Reflections of a newly ordained Sydney priest

Reflections of a newly ordained Sydney priest

Fr James Mccarthy

The Easter season is a time for celebrating the Resurrection of Christ. Additionally in many places in the Catholic world, the Easter Season is the time when celebrations of Ordinations often occur. In fact, on the fourth Sunday of Easter, on 3 May, the Holy Father ordained 19 men as priests for the Diocese of Rome.

Three days earlier, on Thursday, 30 April, in Sydney, Australia, the Archbishop of Sydney, Cardinal George Pell, ordained four men to the Priesthood of Jesus Christ, the largest Ordination for Sydney since 1988. This was particularly significant for me as I returned home to Sydney from Rome, where I am currently studying, to be ordained as one of the four.

The Ordination was a magnificent celebration of the presence of the Catholic Church in Australia, with over 3,000 in attendance at Sydney's St Mary's Cathedral.

As a 27-year-old recently ordained priest, I am greatly consoled by the fact that throughout the world, the number of men ordained every year is continuing to rise, as is the number of men who are entering seminaries.

Unique vocation

The priesthood is a unique vocation, and it is unlike any career or profession. When I answered the call to enter into formation for the priesthood, I was studying History and Politics at the University of Sydney. It was in the context of a secular public university that I heard the call to serve God, the Church and our world as a priest.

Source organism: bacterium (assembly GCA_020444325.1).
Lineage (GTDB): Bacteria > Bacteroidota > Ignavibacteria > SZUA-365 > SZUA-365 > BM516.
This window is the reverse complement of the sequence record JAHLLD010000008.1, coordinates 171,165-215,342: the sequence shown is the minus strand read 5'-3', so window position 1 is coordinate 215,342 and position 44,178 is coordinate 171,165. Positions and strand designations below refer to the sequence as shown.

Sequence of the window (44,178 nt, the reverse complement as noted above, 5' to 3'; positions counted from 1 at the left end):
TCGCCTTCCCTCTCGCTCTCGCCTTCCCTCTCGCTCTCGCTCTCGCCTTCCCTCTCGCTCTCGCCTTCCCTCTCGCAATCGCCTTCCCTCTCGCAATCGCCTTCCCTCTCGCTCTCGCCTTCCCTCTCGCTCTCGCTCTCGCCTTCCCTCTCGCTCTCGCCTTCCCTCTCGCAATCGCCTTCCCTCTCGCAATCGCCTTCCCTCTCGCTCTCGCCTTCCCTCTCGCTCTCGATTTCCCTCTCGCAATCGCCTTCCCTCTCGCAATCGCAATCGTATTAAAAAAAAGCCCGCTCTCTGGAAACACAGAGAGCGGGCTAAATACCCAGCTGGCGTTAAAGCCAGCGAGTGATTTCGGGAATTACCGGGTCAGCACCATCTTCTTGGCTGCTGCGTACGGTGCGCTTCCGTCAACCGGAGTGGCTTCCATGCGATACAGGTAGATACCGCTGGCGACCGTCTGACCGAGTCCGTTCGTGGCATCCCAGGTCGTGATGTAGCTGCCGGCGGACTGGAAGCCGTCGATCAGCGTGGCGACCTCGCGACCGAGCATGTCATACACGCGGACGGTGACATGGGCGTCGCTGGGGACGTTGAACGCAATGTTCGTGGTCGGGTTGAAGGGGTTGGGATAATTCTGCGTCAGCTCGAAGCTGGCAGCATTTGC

Since the Ordination, I have been delighted by the love, joy and support that the faithful have shown towards me and it is clear to me that Catholics value the vocation, witness and ministry of priests. However, I was most pleasantly surprised by the support shown by many in our society, especially by people who are not Catholics.

Often in Australia, as in other places, faith is incorrectly described as a personal or private concern. The presence at the Ordination in Sydney of over 30 politicians from all forms of government in Australia, including the Governor of the State, and more than 40 judges and many people involved in public life, was a sign that the ministry of the Church and the priesthood is a public concern and public support and recognition is appropriate.

Furthermore, the large number of representatives of different Ecclesial communities and other faiths was another sign of the desire for unity in our world. The priesthood is not of this world, but the priesthood is in this world and it affects our world in a variety of ways.

Pope Benedict XVI, in his Homily for the Presbyteral Ordinations in Rome on 3 May, commented that the priest is in the world, but "we run the risk of also being 'of the world'". I was drawn towards the priesthood not only because of the priest's role in the Church, but because of the important contribution which priests make to our world, through serving our society and helping to make our communities, with the grace of God, into a more perfect reflection of the Heavenly Kingdom.

Catholic priests appear to spend most of their days serving Catholics, but the role and mission of the priest includes the service of all of humanity.

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